Market Metrics Say Emerging Equities Are Due a Rebound
(Bloomberg) -- Emerging-market bulls are taking some solace from a lengthening list of signals suggesting a rebound is in order after the worst quarter since the 2015 China hard-landing scare.
As the MSCI Emerging Markets Index of shares languishes near a one-year low, measures of volatility, liquidity and funding costs are offering encouragement. Other indicators -- from the extended positioning of short bets and historically cheap valuations to the premium offered by developing-nation bonds -- have already hit levels that signaled comebacks in the past.
Volatility in developing-nation currencies has soared during the recent sell-off, at the same time that it’s retreated for U.S. equities. The divergence is now on par with occasions in 2001 and 2015 that preceded a bottoming in emerging-market shares relative to the S&P 500 Index, Jason Goepfert, president of Sundial Capital Research Inc. wrote in a note to clients Monday.
Meantime, liquidity remains robust and above average, and financial capital flows into developing nations have turned positive over the last two months after a sustained period of net outflows, according to CrossBorder Capital Ltd. The research firm said in a recent note to clients that the latest risk-appetite readings suggest that investors are being too pessimistic toward the asset class.
Also flashing green is the latest move in a closely watched gauge of short-term borrowing costs -- the Libor-OIS spread. Over the last couple of years, it has tended to lead the relative performance of emerging-market shares by about three months, according to strategists at Morgan Stanley. A narrowing of the spread from its April peak may signal better performance for emerging equities, the bank said in a recent note to clients.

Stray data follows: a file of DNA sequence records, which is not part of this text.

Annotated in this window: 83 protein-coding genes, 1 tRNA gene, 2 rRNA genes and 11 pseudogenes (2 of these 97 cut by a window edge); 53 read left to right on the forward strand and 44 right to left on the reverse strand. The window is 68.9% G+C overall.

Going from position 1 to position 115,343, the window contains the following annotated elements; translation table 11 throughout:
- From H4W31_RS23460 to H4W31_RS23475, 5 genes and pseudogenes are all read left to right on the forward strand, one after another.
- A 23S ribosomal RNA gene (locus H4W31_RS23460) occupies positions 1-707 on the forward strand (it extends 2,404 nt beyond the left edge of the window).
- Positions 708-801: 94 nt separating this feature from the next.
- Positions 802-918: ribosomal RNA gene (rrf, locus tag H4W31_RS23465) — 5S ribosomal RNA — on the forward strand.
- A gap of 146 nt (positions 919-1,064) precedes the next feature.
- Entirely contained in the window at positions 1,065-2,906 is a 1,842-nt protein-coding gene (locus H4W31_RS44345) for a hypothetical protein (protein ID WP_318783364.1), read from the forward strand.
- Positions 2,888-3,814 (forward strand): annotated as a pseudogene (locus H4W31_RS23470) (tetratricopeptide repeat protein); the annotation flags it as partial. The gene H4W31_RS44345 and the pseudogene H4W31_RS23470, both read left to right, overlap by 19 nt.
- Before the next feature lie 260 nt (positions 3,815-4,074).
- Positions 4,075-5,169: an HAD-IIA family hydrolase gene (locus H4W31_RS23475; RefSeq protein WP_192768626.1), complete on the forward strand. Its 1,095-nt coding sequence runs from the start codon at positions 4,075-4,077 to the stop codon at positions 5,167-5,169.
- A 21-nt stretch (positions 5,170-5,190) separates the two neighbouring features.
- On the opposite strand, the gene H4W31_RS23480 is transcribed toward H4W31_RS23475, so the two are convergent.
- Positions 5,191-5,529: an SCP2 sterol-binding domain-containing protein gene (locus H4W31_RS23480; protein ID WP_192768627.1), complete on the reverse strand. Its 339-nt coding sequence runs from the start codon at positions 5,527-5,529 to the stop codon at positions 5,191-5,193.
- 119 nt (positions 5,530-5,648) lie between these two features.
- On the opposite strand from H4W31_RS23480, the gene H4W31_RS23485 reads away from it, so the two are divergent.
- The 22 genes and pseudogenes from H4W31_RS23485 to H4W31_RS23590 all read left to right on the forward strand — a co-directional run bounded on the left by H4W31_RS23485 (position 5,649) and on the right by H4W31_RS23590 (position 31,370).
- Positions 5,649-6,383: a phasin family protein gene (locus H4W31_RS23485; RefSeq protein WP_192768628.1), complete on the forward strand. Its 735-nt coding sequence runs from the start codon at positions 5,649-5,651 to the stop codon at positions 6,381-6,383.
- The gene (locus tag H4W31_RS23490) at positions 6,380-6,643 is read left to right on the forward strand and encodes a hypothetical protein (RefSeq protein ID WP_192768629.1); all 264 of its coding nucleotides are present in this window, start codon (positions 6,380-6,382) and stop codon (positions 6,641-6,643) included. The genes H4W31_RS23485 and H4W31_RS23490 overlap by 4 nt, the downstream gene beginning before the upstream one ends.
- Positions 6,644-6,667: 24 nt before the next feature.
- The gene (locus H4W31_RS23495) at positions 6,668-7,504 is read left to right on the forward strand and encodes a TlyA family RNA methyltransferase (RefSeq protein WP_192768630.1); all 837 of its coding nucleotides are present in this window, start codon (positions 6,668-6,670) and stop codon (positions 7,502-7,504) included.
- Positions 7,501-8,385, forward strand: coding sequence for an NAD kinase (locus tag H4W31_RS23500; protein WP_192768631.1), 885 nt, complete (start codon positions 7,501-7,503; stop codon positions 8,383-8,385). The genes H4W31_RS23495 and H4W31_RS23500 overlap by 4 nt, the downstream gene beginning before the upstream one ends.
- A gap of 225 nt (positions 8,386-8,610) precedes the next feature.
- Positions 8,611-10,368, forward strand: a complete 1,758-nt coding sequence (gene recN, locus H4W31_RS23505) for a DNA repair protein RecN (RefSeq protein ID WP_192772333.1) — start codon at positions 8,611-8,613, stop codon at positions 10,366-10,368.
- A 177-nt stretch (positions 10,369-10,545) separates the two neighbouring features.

The MSCI Emerging Market Index slipped for a second day on Tuesday, declining 0.4 percent by 9:41 a.m. in London and erasing gains for the month.
And there’s still reason for caution for many. Rising trade tensions between the U.S. and China have threatened to curtail the global expansion. JPMorgan Chase & Co. strategists said in a note to clients Friday that further trade concerns, along with other cyclical risks, could limit any relief rally for developing-nation stocks.
Even so, the JPMorgan analysts agreed that cheaper valuations and more positive economic data have taken some of the “heat” out of the emerging-market sell-off, they wrote.
©2018 Bloomberg L.P.